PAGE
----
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National Mortgage Professional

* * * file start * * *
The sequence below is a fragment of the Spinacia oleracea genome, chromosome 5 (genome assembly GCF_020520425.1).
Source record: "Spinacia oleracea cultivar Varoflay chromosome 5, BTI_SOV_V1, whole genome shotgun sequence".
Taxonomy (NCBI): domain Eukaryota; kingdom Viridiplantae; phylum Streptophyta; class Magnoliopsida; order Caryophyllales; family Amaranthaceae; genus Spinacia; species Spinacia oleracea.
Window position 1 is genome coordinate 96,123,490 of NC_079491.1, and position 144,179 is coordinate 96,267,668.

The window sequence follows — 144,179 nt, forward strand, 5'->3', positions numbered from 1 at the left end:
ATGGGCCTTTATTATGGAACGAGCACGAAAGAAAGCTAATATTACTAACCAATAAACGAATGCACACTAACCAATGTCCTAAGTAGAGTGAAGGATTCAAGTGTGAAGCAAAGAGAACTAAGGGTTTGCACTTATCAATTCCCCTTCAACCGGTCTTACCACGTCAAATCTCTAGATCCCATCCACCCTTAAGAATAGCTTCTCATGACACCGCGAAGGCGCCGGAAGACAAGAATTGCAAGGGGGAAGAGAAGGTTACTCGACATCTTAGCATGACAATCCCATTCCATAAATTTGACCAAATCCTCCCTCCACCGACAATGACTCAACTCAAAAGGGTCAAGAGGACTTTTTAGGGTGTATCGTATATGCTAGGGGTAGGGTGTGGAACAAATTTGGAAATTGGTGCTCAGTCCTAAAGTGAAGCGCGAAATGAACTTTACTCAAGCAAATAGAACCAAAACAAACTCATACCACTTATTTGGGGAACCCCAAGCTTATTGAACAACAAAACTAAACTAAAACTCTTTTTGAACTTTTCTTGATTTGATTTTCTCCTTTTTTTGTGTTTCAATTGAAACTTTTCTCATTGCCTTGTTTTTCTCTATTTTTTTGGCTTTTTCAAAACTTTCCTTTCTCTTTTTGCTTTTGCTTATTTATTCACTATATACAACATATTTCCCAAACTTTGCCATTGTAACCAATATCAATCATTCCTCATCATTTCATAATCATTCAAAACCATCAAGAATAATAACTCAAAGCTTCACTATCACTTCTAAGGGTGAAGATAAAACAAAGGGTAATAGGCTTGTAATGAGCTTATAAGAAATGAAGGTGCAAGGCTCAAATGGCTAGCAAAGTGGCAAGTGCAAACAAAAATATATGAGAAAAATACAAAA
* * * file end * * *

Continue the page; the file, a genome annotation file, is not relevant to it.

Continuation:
Jun 26, 2008